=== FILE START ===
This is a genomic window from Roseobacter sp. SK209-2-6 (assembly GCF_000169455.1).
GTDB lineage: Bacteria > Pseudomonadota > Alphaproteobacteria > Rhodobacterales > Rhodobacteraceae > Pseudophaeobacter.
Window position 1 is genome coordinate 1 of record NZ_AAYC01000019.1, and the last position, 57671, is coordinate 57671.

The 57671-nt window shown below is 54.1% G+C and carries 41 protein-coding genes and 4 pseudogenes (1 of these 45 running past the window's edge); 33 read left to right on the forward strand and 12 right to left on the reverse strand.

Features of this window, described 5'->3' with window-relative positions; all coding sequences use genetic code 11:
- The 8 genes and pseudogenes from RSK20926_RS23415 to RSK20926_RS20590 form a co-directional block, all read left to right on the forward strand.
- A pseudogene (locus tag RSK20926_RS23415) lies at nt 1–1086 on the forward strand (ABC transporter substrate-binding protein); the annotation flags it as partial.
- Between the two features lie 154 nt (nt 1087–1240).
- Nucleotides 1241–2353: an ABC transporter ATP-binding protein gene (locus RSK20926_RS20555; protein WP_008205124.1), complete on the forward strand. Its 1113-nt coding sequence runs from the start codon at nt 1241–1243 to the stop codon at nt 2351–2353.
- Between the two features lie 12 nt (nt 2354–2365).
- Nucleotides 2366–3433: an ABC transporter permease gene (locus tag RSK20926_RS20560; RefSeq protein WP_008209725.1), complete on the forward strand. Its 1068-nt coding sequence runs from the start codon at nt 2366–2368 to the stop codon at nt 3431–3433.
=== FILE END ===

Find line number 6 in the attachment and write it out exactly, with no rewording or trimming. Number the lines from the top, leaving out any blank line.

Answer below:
- The 8 genes and pseudogenes from RSK20926_RS23415 to RSK20926_RS20590 form a co-directional block, all read left to right on the forward strand.